Friday, May 25, 2007

A Weaving Detour

In 2004 when my friend told me that her grandson's Bar Mitzvah would take place in November of 2005, on impulse, I volunteered to weave his tallit. I had no idea of the significance of that offer but I soon found out. I started researching the tallit, its significance, and any rules for making one. It turns out there are few rules. They can be any size, any color, and any fiber as long as certain fibers are not mixed. I also taught myself to tie the tzittzit which are the tassels at each of the four corners. They are the only part of the tallit with religious significance and they must be tied in a certain way. So, Robert chose his colors and the pattern he wanted and I wove his tallit and eventually realized the emotional significance. It will be his for life and, if he is not buried with it, it may be passed on to one of his sons.

His Hebrew name is embroidered on the atarah around his neck . . .

. . . and I made the kippah from fabric woven on the same warp.

And now - the detour. It's 18 months later and Robert's younger brother, Jared, celebrated his Bar Mitzvah last Saturday. Like his brother, he also chose his colors and pattern and I have been furiously weaving to finish his tallit in time.The pattern he chose is an overshot pattern I love called Blooming Leaf. He also chose more conventional blue and white for his colors. On Robert's tallit I added a few rows of orange as a surprise since I wouldn't let him have an orange tallit. Jared's surprise was silver and brown., He's a major chocolate lover and I thought he'd appreciate the reference to chocolate kisses.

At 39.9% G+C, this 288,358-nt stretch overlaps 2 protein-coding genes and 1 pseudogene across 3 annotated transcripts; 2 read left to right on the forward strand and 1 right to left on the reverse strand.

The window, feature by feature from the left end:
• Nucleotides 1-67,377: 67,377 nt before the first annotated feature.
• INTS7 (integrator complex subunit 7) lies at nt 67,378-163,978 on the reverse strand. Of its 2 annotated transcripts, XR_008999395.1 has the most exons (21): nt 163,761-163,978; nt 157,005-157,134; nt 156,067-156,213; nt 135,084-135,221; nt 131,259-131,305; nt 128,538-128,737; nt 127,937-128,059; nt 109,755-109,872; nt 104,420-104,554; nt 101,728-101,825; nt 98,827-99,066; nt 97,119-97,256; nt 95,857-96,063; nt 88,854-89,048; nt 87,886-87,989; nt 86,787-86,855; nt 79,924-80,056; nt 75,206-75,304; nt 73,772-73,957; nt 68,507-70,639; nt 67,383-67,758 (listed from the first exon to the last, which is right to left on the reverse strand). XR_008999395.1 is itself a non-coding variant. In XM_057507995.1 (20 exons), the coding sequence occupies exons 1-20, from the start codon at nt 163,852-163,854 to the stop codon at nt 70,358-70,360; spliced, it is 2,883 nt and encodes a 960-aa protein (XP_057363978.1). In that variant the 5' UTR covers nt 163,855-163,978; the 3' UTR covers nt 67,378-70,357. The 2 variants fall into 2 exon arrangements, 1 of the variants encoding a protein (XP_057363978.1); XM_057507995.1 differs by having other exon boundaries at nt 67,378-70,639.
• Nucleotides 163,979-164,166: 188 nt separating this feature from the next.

Again, his Hebrew name was embroidered on the atarah.

I finished the tallit on Tuesday in time for a photo op with the torah on Wednesday and with days to spare before the Bar Mitzvah. By now, I probably know more about tallit than the vast majority of African-Americans and more than most of my Jewish friends. I also realize the significance of this piece of tradition. Both boys were thrilled, I think, and acknowledged me during their homilies and I must say I'm proud to have contributed to this significant event in their lives.

This detour has gotten my weaving juices flowing but I must get back to the UFO list. I hear the quilted magnolia calling.

1 comment:

Anonymous said...

Phyllis -
Thanks for sharing your two beautiful tallit. They have so much meaning when I read your words and see the pictures. I hope one day to also weave a tallit for a grandson and/or grandaughter. What a special friend you are!